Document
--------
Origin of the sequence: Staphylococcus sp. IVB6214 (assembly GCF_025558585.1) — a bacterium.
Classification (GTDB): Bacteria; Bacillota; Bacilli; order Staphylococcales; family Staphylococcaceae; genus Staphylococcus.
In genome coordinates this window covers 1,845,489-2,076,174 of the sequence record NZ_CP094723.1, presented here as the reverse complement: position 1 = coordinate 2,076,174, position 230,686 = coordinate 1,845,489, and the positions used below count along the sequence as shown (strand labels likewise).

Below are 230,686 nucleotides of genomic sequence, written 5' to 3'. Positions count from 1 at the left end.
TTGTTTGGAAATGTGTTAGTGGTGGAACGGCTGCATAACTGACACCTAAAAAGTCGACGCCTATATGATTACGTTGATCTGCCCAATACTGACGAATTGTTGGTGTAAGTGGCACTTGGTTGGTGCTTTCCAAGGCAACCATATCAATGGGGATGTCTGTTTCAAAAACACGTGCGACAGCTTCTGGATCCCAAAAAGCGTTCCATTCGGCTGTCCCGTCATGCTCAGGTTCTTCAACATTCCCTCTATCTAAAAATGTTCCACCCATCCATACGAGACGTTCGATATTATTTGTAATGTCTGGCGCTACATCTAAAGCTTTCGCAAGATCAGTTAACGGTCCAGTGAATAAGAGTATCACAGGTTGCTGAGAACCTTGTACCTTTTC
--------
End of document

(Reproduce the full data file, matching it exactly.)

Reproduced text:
Origin of the sequence: Staphylococcus sp. IVB6214 (assembly GCF_025558585.1) — a bacterium.
Classification (GTDB): Bacteria; Bacillota; Bacilli; order Staphylococcales; family Staphylococcaceae; genus Staphylococcus.
In genome coordinates this window covers 1,845,489-2,076,174 of the sequence record NZ_CP094723.1, presented here as the reverse complement: position 1 = coordinate 2,076,174, position 230,686 = coordinate 1,845,489, and the positions used below count along the sequence as shown (strand labels likewise).

Below are 230,686 nucleotides of genomic sequence, written 5' to 3'. Positions count from 1 at the left end.
TTGTTTGGAAATGTGTTAGTGGTGGAACGGCTGCATAACTGACACCTAAAAAGTCGACGCCTATATGATTACGTTGATCTGCCCAATACTGACGAATTGTTGGTGTAAGTGGCACTTGGTTGGTGCTTTCCAAGGCAACCATATCAATGGGGATGTCTGTTTCAAAAACACGTGCGACAGCTTCTGGATCCCAAAAAGCGTTCCATTCGGCTGTCCCGTCATGCTCAGGTTCTTCAACATTCCCTCTATCTAAAAATGTTCCACCCATCCATACGAGACGTTCGATATTATTTGTAATGTCTGGCGCTACATCTAAAGCTTTCGCAAGATCAGTTAACGGTCCAGTGAATAAGAGTATCACAGGTTGCTGAGAACCTTGTACCTTTTC